Table Mountain hiking routes: A lifetime of exploration

Oct 11, 2019

Hike Table Mountain is the only mountain-guiding outfit that offers guided hikes up all Table Mountain hiking routes – testimony to our passion for Table Mountain. We love exploring the mountain, poking our noses into obscure nooks and crannies, finding variations to existing routes, even opening entire new routes. Scaling cliffs and pinnacles, hiking the mountain in foul weather – gale-force wind and driving rain, for the sheer exhilaration of experiencing the many faces of the mountain, all the while learning and absorbing, broadening our knowledge of the plant life, the rocks, the mountain’s history, the lie of the land, caves, waterfalls and natural rock labyrinths. And having the time of our lives in the process. When not guiding, we’re at play on the mountain, sampling one of the more than 1000 climbing routes and around 85 hiking routes.

Route options galore

The vast majority of Cape Town visitors takes the cable car to the summit. The small percentage tackling the mountain by foot typically do so via Platteklip Gorge, the quickest and easiest route to the summit, but not the nicest. While it’s still better than simply riding up in the cable car, it doesn’t quite do Table Mountain justice. If you’re not in good shape, not into nature, and looking to conquer the mountain on foot without complication and adventure, then it’s the route for you. But if you wish to explore more, experience more and see more of Table Mountain, sign up for one of the many other routes on offer. Each route has its own character – like people – and offers different views, topography and adventure levels. No two routes are alike, and that’s without the caprices of the weather thrown into the mix.

Exactly how many Table Mountain hiking routes are there?

It’s interesting to note that it is impossible to say exactly how many Table Mountain hiking routes exist. Strict parameters need to be set down if you want to reach a definitive answer. For example, some routes were opened in the early 1900s and never see hikers; the trail has long vanished and the only record of their existence can be found in the yellowed pages of old, musty Mountain Club Journals. Do these routes still qualify? What about routes that terminate someway up the mountain, not the actual summit? Or routes that only start someway up the mountain? There might be 85-odd hiking routes on Table Mountain, but not necessarily up Table Mountain. Add another contentious parameter, the issue of what constitutes a route as opposed to a sub-route as opposed to a variation, and it only becomes trickier.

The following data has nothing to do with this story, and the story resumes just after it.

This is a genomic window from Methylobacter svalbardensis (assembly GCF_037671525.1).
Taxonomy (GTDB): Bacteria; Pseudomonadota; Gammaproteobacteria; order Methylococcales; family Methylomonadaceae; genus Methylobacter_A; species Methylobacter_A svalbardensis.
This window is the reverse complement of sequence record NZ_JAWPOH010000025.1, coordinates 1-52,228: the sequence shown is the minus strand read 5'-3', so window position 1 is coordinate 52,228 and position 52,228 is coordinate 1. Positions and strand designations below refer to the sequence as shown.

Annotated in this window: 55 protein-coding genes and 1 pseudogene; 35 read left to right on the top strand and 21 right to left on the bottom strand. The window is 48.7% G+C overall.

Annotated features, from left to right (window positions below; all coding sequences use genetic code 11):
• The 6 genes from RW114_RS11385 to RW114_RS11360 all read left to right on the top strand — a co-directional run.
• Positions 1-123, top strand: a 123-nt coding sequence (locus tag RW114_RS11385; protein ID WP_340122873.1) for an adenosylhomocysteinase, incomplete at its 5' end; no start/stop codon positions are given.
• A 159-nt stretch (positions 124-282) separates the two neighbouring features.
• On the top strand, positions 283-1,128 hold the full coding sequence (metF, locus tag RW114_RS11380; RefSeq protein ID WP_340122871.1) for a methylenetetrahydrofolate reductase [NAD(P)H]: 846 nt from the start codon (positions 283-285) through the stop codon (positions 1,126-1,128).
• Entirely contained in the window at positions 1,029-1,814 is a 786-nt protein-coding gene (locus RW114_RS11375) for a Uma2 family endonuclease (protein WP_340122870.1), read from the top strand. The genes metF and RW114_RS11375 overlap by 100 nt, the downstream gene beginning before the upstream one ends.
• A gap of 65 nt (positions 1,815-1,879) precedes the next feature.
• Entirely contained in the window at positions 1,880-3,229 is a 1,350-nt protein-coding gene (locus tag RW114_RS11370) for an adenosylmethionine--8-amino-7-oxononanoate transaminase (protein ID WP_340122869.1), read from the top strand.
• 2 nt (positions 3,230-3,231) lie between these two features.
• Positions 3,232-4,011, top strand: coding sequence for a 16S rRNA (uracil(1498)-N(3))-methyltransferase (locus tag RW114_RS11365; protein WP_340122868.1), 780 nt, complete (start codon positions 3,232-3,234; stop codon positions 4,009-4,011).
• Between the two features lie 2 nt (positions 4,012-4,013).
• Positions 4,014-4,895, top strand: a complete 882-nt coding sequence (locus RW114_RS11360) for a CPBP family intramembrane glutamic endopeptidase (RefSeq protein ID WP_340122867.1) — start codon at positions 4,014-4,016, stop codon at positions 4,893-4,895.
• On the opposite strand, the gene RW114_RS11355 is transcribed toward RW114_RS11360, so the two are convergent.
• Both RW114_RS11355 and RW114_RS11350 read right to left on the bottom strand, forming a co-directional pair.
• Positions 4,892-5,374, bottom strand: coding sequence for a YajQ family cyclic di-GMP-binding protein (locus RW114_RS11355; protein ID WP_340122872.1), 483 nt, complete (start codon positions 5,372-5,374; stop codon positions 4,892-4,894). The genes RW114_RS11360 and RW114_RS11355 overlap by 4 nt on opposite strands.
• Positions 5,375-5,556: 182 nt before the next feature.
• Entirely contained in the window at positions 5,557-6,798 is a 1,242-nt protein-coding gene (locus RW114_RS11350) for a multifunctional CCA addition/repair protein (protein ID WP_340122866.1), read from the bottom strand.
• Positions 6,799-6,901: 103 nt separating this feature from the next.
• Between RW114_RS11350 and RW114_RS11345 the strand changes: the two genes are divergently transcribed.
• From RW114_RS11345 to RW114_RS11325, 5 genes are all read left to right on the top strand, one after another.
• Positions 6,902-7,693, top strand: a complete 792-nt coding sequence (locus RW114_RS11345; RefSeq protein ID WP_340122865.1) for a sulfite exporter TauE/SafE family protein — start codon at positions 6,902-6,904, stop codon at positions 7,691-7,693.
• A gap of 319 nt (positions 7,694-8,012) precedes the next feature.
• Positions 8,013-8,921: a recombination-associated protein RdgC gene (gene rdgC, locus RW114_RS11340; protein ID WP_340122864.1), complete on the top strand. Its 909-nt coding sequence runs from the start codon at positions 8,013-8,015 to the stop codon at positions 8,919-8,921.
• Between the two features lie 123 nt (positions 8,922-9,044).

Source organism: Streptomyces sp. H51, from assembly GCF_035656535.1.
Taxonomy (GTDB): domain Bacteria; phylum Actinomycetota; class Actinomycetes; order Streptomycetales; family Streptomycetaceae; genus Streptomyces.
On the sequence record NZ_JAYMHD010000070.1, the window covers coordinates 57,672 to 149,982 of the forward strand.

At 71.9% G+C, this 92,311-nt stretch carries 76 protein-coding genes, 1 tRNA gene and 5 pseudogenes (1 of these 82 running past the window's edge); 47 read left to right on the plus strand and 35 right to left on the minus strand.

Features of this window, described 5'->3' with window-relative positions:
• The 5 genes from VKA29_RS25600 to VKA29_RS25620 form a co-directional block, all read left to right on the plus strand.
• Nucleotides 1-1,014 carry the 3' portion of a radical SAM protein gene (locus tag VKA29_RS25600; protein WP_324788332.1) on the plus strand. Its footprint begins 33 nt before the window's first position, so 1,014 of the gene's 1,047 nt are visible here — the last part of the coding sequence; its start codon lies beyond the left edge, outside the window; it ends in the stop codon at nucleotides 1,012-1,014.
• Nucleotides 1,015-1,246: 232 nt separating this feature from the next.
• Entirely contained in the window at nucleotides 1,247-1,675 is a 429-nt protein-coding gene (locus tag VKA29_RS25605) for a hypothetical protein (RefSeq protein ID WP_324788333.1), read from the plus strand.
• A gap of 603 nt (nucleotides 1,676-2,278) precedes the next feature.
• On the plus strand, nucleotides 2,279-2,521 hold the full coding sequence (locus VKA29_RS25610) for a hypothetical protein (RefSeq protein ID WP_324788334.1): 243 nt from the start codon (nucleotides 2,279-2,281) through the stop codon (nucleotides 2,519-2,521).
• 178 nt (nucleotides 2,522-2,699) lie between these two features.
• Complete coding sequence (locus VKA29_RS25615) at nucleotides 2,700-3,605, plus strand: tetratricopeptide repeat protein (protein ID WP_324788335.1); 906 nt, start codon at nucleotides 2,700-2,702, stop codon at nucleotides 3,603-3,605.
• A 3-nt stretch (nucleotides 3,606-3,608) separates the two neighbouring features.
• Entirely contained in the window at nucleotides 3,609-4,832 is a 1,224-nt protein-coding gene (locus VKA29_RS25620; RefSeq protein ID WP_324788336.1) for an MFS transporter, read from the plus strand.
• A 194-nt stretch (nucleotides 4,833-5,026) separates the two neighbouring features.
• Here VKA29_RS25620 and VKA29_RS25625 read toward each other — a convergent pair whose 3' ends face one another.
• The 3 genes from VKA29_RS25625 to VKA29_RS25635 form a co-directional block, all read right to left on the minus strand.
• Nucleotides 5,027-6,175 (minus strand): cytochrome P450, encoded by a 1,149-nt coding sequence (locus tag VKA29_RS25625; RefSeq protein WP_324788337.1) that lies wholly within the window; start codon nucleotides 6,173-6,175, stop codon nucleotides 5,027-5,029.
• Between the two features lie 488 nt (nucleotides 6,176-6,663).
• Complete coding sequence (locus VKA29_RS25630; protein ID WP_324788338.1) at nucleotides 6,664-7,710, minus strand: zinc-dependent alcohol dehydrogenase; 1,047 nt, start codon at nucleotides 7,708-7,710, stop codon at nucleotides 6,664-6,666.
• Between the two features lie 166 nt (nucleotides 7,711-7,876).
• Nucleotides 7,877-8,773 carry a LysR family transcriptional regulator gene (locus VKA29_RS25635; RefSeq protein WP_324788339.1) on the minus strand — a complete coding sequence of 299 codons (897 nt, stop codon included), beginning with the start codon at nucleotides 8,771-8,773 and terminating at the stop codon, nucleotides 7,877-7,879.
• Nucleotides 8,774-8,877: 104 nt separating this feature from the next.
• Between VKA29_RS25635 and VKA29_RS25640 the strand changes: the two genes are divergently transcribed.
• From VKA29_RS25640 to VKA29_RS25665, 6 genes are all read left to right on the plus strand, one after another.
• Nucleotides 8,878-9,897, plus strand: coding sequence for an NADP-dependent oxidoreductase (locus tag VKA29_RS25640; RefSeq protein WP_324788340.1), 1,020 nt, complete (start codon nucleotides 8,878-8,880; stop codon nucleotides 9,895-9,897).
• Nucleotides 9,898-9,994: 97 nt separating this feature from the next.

Something for everyone

Whatever the answer, the point is that there’s something for everyone. Few people realize how much wilderness still occurs on Table Mountain. There are places where people rarely set foot; where you can hike for days without meeting anyone. For those wanting a truly intimate experience of the mountain, or wish to experience pristine nature, the options are numerous. How about wilderness combined with adventure? Pick your fancy. As far as Table Mountain hikes go, adventure comprises a combination of scrambling, exposure to heights (narrow ledges) and rugged terrain (bush, loose rock, dissected terrain). Routes can sometimes be combined to cater more specifically to your preferences and sense of adventure.

While route selection might seem bewildering, it’s part of our job to pair you with the most suitable route, using your fitness level, sense of adventure, experience level, skills and preferences to guide us. Route choice is a crucial component to optimizing your Table Mountain hiking experience, and we do our best to match you with the right route. Our flagship route is India Venster, and for good reason: it ticks most boxes of what the average hiker wants out of a Table Mountain hike. Superb views, dramatic topography, adventure, all with a moderate level of physicality. But while India Venster is a great route, it’s not for everyone – too badass for some, too tame for others – which brings us to other options like Skeleton Gorge, Diagonal Route, Blind Gully, Hiddingh-Ascension, the list goes on. Many routes top out remote from the famous tabletop summit of Table Mountain (where the upper cable station is located), allowing us to explore some of the many hidden gems along the way, time and energy permitting.

Knowing Table Mountain and its hiking routes is one thing. Knowing how to keep people safe on the mountain and tune into their strengths, weaknesses, idiosyncrasies, unspoken interests and expectations is another. While we know Table Mountain’s routes intimately, we also understand those routes to be different to each person. We all experience a route in a different way, on many levels, and as experienced mountain-guides we’re acutely aware of this dynamic when sharing the mountain with others. And this is where the true joy of mountain-guiding resides. It’s not uncommon for our awareness of the mountain to expand through the eyes of those hiking it for the first time.


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